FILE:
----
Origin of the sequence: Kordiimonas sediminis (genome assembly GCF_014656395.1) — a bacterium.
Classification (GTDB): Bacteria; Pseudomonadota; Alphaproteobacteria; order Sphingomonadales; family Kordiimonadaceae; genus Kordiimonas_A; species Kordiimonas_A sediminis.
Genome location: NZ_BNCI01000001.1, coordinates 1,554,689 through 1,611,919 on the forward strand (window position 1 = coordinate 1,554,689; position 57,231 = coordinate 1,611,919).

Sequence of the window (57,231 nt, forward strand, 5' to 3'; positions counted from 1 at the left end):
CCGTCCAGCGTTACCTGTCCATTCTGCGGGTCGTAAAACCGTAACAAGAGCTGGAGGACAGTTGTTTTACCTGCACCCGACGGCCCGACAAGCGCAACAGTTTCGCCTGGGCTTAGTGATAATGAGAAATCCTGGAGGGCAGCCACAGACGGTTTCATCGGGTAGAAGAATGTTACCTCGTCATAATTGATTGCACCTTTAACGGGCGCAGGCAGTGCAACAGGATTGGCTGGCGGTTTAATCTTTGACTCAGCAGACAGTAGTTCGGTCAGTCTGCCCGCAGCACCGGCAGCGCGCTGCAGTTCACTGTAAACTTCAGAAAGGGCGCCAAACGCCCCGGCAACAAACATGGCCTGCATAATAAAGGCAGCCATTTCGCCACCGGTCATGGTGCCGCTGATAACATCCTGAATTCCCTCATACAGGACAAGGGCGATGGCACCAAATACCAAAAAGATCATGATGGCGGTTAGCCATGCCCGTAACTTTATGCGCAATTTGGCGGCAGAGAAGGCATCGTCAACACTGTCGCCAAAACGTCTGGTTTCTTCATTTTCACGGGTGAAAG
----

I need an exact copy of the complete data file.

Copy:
Origin of the sequence: Kordiimonas sediminis (genome assembly GCF_014656395.1) — a bacterium.
Classification (GTDB): Bacteria; Pseudomonadota; Alphaproteobacteria; order Sphingomonadales; family Kordiimonadaceae; genus Kordiimonas_A; species Kordiimonas_A sediminis.
Genome location: NZ_BNCI01000001.1, coordinates 1,554,689 through 1,611,919 on the forward strand (window position 1 = coordinate 1,554,689; position 57,231 = coordinate 1,611,919).

Sequence of the window (57,231 nt, forward strand, 5' to 3'; positions counted from 1 at the left end):
CCGTCCAGCGTTACCTGTCCATTCTGCGGGTCGTAAAACCGTAACAAGAGCTGGAGGACAGTTGTTTTACCTGCACCCGACGGCCCGACAAGCGCAACAGTTTCGCCTGGGCTTAGTGATAATGAGAAATCCTGGAGGGCAGCCACAGACGGTTTCATCGGGTAGAAGAATGTTACCTCGTCATAATTGATTGCACCTTTAACGGGCGCAGGCAGTGCAACAGGATTGGCTGGCGGTTTAATCTTTGACTCAGCAGACAGTAGTTCGGTCAGTCTGCCCGCAGCACCGGCAGCGCGCTGCAGTTCACTGTAAACTTCAGAAAGGGCGCCAAACGCCCCGGCAACAAACATGGCCTGCATAATAAAGGCAGCCATTTCGCCACCGGTCATGGTGCCGCTGATAACATCCTGAATTCCCTCATACAGGACAAGGGCGATGGCACCAAATACCAAAAAGATCATGATGGCGGTTAGCCATGCCCGTAACTTTATGCGCAATTTGGCGGCAGAGAAGGCATCGTCAACACTGTCGCCAAAACGTCTGGTTTCTTCATTTTCACGGGTGAAAG